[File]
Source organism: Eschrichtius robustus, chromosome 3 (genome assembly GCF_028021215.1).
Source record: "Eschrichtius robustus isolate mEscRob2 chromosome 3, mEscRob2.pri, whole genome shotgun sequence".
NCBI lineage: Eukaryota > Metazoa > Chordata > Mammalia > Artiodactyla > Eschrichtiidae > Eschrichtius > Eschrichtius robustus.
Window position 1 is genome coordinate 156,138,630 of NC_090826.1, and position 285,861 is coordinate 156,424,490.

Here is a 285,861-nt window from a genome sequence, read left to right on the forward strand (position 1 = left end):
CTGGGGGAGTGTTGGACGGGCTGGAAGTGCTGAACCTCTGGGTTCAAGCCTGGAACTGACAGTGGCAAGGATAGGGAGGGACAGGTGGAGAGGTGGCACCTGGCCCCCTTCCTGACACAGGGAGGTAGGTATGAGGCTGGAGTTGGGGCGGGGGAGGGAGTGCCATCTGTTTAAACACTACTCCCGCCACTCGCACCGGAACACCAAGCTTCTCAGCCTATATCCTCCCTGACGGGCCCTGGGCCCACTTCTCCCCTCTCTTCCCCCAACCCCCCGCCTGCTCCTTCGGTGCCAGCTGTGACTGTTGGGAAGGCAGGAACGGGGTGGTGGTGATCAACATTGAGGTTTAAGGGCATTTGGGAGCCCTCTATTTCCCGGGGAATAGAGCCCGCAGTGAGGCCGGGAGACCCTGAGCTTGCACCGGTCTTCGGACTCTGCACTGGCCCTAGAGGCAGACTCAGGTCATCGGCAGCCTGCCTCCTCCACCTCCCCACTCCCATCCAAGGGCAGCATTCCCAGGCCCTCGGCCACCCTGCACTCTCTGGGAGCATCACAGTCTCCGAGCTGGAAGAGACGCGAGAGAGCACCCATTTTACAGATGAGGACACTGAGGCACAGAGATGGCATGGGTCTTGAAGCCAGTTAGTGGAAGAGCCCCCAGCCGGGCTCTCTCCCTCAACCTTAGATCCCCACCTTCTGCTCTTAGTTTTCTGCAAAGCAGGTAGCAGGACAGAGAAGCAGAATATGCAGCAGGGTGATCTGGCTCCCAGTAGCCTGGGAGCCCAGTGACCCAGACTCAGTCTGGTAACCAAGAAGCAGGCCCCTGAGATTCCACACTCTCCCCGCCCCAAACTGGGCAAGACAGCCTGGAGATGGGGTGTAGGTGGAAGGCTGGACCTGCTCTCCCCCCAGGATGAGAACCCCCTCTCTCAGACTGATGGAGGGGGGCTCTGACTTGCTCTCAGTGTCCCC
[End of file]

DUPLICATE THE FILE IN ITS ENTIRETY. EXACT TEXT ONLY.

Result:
Source organism: Eschrichtius robustus, chromosome 3 (genome assembly GCF_028021215.1).
Source record: "Eschrichtius robustus isolate mEscRob2 chromosome 3, mEscRob2.pri, whole genome shotgun sequence".
NCBI lineage: Eukaryota > Metazoa > Chordata > Mammalia > Artiodactyla > Eschrichtiidae > Eschrichtius > Eschrichtius robustus.
Window position 1 is genome coordinate 156,138,630 of NC_090826.1, and position 285,861 is coordinate 156,424,490.

Here is a 285,861-nt window from a genome sequence, read left to right on the forward strand (position 1 = left end):
CTGGGGGAGTGTTGGACGGGCTGGAAGTGCTGAACCTCTGGGTTCAAGCCTGGAACTGACAGTGGCAAGGATAGGGAGGGACAGGTGGAGAGGTGGCACCTGGCCCCCTTCCTGACACAGGGAGGTAGGTATGAGGCTGGAGTTGGGGCGGGGGAGGGAGTGCCATCTGTTTAAACACTACTCCCGCCACTCGCACCGGAACACCAAGCTTCTCAGCCTATATCCTCCCTGACGGGCCCTGGGCCCACTTCTCCCCTCTCTTCCCCCAACCCCCCGCCTGCTCCTTCGGTGCCAGCTGTGACTGTTGGGAAGGCAGGAACGGGGTGGTGGTGATCAACATTGAGGTTTAAGGGCATTTGGGAGCCCTCTATTTCCCGGGGAATAGAGCCCGCAGTGAGGCCGGGAGACCCTGAGCTTGCACCGGTCTTCGGACTCTGCACTGGCCCTAGAGGCAGACTCAGGTCATCGGCAGCCTGCCTCCTCCACCTCCCCACTCCCATCCAAGGGCAGCATTCCCAGGCCCTCGGCCACCCTGCACTCTCTGGGAGCATCACAGTCTCCGAGCTGGAAGAGACGCGAGAGAGCACCCATTTTACAGATGAGGACACTGAGGCACAGAGATGGCATGGGTCTTGAAGCCAGTTAGTGGAAGAGCCCCCAGCCGGGCTCTCTCCCTCAACCTTAGATCCCCACCTTCTGCTCTTAGTTTTCTGCAAAGCAGGTAGCAGGACAGAGAAGCAGAATATGCAGCAGGGTGATCTGGCTCCCAGTAGCCTGGGAGCCCAGTGACCCAGACTCAGTCTGGTAACCAAGAAGCAGGCCCCTGAGATTCCACACTCTCCCCGCCCCAAACTGGGCAAGACAGCCTGGAGATGGGGTGTAGGTGGAAGGCTGGACCTGCTCTCCCCCCAGGATGAGAACCCCCTCTCTCAGACTGATGGAGGGGGGCTCTGACTTGCTCTCAGTGTCCCC